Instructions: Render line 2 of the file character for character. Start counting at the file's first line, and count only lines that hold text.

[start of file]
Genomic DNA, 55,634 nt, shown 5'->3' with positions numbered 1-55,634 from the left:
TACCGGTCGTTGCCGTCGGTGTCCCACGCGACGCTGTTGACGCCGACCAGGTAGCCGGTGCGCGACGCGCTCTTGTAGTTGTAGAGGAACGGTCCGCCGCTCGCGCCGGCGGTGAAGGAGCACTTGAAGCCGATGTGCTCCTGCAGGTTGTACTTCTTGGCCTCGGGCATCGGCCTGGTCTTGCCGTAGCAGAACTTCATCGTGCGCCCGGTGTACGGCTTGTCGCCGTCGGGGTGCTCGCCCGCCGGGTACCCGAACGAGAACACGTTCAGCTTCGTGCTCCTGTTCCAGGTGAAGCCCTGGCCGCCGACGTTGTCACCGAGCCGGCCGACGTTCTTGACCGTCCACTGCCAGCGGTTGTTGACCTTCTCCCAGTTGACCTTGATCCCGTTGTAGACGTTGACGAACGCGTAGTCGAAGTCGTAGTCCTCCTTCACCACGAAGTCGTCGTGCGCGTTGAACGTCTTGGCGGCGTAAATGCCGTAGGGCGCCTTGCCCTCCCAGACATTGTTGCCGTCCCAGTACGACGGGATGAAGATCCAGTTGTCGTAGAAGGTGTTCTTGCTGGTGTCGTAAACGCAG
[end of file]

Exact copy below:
TACCGGTCGTTGCCGTCGGTGTCCCACGCGACGCTGTTGACGCCGACCAGGTAGCCGGTGCGCGACGCGCTCTTGTAGTTGTAGAGGAACGGTCCGCCGCTCGCGCCGGCGGTGAAGGAGCACTTGAAGCCGATGTGCTCCTGCAGGTTGTACTTCTTGGCCTCGGGCATCGGCCTGGTCTTGCCGTAGCAGAACTTCATCGTGCGCCCGGTGTACGGCTTGTCGCCGTCGGGGTGCTCGCCCGCCGGGTACCCGAACGAGAACACGTTCAGCTTCGTGCTCCTGTTCCAGGTGAAGCCCTGGCCGCCGACGTTGTCACCGAGCCGGCCGACGTTCTTGACCGTCCACTGCCAGCGGTTGTTGACCTTCTCCCAGTTGACCTTGATCCCGTTGTAGACGTTGACGAACGCGTAGTCGAAGTCGTAGTCCTCCTTCACCACGAAGTCGTCGTGCGCGTTGAACGTCTTGGCGGCGTAAATGCCGTAGGGCGCCTTGCCCTCCCAGACATTGTTGCCGTCCCAGTACGACGGGATGAAGATCCAGTTGTCGTAGAAGGTGTTCTTGCTGGTGTCGTAAACGCAG